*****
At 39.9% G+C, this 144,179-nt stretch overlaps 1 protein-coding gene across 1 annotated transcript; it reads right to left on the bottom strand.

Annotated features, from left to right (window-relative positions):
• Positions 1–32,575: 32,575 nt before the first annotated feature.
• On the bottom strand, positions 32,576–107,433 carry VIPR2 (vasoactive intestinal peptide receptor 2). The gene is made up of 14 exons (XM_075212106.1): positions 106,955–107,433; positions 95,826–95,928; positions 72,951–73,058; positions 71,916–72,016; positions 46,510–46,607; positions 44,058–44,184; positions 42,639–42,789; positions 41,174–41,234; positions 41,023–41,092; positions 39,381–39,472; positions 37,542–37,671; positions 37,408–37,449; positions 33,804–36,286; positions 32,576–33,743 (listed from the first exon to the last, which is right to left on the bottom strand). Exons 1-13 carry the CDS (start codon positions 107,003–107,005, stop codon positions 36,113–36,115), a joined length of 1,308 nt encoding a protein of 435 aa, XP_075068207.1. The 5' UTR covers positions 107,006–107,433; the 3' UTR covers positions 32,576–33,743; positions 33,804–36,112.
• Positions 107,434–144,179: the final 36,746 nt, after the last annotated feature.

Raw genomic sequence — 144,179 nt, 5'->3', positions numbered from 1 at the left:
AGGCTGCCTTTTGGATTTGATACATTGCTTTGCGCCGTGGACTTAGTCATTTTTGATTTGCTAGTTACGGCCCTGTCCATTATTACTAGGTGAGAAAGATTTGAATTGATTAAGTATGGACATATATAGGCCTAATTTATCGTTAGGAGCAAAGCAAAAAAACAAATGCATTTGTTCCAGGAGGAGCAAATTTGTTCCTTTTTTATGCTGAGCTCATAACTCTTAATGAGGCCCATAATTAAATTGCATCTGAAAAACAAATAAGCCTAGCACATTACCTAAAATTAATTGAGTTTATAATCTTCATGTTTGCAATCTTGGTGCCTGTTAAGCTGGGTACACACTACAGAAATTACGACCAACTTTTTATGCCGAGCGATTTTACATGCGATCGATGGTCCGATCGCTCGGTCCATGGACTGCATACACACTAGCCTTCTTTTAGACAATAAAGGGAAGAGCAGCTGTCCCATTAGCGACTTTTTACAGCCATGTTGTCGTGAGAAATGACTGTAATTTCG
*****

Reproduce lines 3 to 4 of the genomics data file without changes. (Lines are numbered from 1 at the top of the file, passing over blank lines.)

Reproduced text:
• Positions 1–32,575: 32,575 nt before the first annotated feature.
• On the bottom strand, positions 32,576–107,433 carry VIPR2 (vasoactive intestinal peptide receptor 2). The gene is made up of 14 exons (XM_075212106.1): positions 106,955–107,433; positions 95,826–95,928; positions 72,951–73,058; positions 71,916–72,016; positions 46,510–46,607; positions 44,058–44,184; positions 42,639–42,789; positions 41,174–41,234; positions 41,023–41,092; positions 39,381–39,472; positions 37,542–37,671; positions 37,408–37,449; positions 33,804–36,286; positions 32,576–33,743 (listed from the first exon to the last, which is right to left on the bottom strand). Exons 1-13 carry the CDS (start codon positions 107,003–107,005, stop codon positions 36,113–36,115), a joined length of 1,308 nt encoding a protein of 435 aa, XP_075068207.1. The 5' UTR covers positions 107,006–107,433; the 3' UTR covers positions 32,576–33,743; positions 33,804–36,112.